Where to Eat in Cascais

You will find lots of cafes along the seafront selling Portuguese classics such as sardines from around EUR7.50. For more sophisticated seafood, try Restaurante O Pescador on Rua das Flores, where specialties like the salted cod dish bacalhau will cost around EUR25.

When to visit Cascais

Cascais in August
Estimated hotel price
$157
1 night at 3-star hotel
Cascais in August
Estimated hotel price
$157
1 night at 3-star hotel

Cascais is on the Atlantic coast and can get a little chilly and wet in the winter. Summer is peak season, when the town comes alive.

Data provided by weatherbase
Temperatures
Temperatures
Average
Celcius (°C)
Data provided by weatherbase

How to Get to Cascais

Plane

The nearest airport is Lisbon's Aeroporto da Portela, which has good international connections across Europe and North America. From here, you can catch the Number 1 airport bus into Lisbon for just EUR3.50, where you can make connections to Cascais. Alternatively, a taxi direct from the airport to Cascais will cost around EUR70.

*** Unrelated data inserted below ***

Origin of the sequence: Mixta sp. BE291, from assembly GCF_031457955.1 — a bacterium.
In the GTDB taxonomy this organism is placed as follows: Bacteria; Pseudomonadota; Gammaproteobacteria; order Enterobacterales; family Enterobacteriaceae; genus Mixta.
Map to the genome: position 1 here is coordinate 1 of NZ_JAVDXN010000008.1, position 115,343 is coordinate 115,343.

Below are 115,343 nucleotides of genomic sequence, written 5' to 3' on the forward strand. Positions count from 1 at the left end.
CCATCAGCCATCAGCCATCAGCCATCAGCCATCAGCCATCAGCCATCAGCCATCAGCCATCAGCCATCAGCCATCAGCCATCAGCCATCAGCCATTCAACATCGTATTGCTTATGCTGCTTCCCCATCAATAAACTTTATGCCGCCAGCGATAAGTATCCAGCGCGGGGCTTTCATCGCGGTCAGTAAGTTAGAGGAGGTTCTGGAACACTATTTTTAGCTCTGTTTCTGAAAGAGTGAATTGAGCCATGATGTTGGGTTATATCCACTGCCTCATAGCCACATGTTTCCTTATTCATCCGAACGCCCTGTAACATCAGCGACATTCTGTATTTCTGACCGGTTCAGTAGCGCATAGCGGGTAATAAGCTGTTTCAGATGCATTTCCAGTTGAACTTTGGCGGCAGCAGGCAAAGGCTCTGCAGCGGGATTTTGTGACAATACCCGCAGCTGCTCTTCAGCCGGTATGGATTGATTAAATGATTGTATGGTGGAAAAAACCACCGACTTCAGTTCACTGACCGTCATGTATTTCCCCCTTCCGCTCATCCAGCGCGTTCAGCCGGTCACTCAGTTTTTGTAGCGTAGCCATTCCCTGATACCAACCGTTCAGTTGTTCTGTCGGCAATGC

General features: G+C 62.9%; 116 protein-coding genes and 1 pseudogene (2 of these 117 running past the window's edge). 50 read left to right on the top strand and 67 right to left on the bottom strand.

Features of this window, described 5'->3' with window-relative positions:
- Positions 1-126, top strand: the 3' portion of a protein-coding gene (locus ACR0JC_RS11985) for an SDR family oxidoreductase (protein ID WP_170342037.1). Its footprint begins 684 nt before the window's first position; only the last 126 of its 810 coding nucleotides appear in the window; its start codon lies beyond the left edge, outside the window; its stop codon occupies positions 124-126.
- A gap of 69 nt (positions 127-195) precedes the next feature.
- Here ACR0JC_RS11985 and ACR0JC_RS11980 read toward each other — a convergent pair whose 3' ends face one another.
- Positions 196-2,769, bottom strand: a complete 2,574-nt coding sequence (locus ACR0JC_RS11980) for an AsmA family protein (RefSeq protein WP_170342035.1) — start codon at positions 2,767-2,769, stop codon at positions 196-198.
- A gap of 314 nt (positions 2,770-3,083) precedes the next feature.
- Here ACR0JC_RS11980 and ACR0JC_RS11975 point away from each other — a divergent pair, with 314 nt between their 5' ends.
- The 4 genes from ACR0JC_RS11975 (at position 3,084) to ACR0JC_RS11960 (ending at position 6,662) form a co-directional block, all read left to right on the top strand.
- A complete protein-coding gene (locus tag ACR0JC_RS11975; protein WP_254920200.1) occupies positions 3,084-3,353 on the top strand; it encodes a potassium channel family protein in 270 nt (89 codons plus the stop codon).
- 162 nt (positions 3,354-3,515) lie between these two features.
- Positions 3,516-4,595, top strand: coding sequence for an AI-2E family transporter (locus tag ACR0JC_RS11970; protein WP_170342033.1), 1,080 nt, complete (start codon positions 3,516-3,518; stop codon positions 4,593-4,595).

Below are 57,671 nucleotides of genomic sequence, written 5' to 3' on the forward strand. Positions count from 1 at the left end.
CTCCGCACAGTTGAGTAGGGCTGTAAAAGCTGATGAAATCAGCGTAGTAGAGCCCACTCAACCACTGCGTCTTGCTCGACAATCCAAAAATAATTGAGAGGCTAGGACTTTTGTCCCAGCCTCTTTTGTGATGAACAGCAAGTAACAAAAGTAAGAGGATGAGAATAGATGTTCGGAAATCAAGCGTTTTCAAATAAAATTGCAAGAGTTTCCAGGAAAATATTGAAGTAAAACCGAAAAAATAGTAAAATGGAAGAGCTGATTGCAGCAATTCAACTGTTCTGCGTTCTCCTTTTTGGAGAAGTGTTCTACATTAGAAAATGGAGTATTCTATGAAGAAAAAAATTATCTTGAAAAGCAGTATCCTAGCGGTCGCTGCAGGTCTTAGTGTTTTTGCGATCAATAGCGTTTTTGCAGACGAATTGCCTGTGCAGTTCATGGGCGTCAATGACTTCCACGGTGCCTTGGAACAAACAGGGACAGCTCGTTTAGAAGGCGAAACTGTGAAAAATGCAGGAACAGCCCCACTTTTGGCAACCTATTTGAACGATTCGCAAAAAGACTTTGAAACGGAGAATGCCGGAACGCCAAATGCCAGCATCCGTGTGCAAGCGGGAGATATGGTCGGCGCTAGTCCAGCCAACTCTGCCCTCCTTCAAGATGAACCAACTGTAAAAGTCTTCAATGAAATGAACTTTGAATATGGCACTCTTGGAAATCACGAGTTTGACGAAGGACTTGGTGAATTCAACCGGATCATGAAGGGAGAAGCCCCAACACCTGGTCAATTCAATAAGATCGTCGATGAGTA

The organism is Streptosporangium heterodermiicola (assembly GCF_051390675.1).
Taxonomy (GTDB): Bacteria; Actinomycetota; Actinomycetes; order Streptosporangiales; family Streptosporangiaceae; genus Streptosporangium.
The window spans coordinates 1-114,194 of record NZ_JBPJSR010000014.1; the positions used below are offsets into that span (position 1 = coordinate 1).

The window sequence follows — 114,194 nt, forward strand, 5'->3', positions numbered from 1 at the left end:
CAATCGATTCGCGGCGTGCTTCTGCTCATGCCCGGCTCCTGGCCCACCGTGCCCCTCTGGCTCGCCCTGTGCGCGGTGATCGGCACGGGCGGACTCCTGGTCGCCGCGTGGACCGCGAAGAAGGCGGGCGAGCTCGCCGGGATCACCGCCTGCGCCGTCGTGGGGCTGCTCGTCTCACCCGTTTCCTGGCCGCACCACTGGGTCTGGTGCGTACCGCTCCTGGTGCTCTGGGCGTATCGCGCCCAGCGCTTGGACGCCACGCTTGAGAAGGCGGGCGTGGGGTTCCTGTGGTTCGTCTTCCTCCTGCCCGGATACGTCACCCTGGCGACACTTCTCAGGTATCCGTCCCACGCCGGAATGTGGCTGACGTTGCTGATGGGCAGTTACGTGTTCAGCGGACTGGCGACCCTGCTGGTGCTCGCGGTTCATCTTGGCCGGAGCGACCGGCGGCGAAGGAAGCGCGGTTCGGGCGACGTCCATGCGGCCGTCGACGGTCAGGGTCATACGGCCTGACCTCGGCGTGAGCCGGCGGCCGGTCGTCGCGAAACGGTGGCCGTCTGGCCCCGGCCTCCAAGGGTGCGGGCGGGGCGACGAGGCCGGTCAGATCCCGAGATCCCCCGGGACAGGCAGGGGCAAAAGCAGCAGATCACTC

Train

The train from Lisbon's Cais do Sodré railway station to Cascais costs EUR4.00 and will take around 30 minutes.

Car

Cascais is around 20 miles west of Lisbon on the A5, or you can take the pretty N6 coastal route.

Bus

There are regular buses from Lisbon to Cascais. The journey takes just over one hour and the single fare is EUR2.15.

Airports near Cascais

Airlines serving Cascais

United Airlines
Good (2,829 reviews)
Lufthansa
Good (2,131 reviews)
American Airlines
Good (4,373 reviews)
KLM
Good (347 reviews)
Air France
Good (394 reviews)
British Airways
Good (1,406 reviews)
Delta
Excellent (3,035 reviews)
Turkish Airlines
Good (1,317 reviews)
SWISS
Good (451 reviews)
Qatar Airways
Good (1,192 reviews)
Emirates
Excellent (941 reviews)
Iberia
Good (910 reviews)
Air Canada
Good (1,389 reviews)
Austrian Airlines
Good (278 reviews)
Etihad Airways
Good (304 reviews)
Singapore Airlines
Excellent (317 reviews)
TAP AIR PORTUGAL
Good (535 reviews)
Brussels Airlines
Good (100 reviews)
Finnair
Good (690 reviews)
LATAM Airlines
Good (773 reviews)
Show more

Where to stay in Cascais

The Marina – This is a bustling area of restaurants, bars and sleek yachts in the harbor.

Popular Neighborhoods in Cascais